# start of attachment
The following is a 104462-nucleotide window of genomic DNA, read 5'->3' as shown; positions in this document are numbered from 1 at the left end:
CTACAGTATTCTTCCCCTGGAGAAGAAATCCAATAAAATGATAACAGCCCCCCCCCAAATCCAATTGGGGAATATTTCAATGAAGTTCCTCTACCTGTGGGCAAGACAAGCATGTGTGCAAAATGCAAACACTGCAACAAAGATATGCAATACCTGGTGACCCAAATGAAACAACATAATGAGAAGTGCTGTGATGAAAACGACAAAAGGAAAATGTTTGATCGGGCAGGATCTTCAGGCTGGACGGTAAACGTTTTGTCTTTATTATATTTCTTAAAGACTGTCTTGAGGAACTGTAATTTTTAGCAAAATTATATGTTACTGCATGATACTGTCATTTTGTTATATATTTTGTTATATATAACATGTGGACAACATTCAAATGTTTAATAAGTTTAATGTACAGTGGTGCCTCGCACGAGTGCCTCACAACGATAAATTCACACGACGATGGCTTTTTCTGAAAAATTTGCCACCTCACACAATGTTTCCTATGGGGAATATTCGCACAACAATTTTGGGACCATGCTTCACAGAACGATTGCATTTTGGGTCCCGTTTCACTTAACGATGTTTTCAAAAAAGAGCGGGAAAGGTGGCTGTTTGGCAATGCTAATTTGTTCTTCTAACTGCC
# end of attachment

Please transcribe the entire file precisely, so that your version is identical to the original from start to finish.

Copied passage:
The following is a 104462-nucleotide window of genomic DNA, read 5'->3' as shown; positions in this document are numbered from 1 at the left end:
CTACAGTATTCTTCCCCTGGAGAAGAAATCCAATAAAATGATAACAGCCCCCCCCCAAATCCAATTGGGGAATATTTCAATGAAGTTCCTCTACCTGTGGGCAAGACAAGCATGTGTGCAAAATGCAAACACTGCAACAAAGATATGCAATACCTGGTGACCCAAATGAAACAACATAATGAGAAGTGCTGTGATGAAAACGACAAAAGGAAAATGTTTGATCGGGCAGGATCTTCAGGCTGGACGGTAAACGTTTTGTCTTTATTATATTTCTTAAAGACTGTCTTGAGGAACTGTAATTTTTAGCAAAATTATATGTTACTGCATGATACTGTCATTTTGTTATATATTTTGTTATATATAACATGTGGACAACATTCAAATGTTTAATAAGTTTAATGTACAGTGGTGCCTCGCACGAGTGCCTCACAACGATAAATTCACACGACGATGGCTTTTTCTGAAAAATTTGCCACCTCACACAATGTTTCCTATGGGGAATATTCGCACAACAATTTTGGGACCATGCTTCACAGAACGATTGCATTTTGGGTCCCGTTTCACTTAACGATGTTTTCAAAAAAGAGCGGGAAAGGTGGCTGTTTGGCAATGCTAATTTGTTCTTCTAACTGCC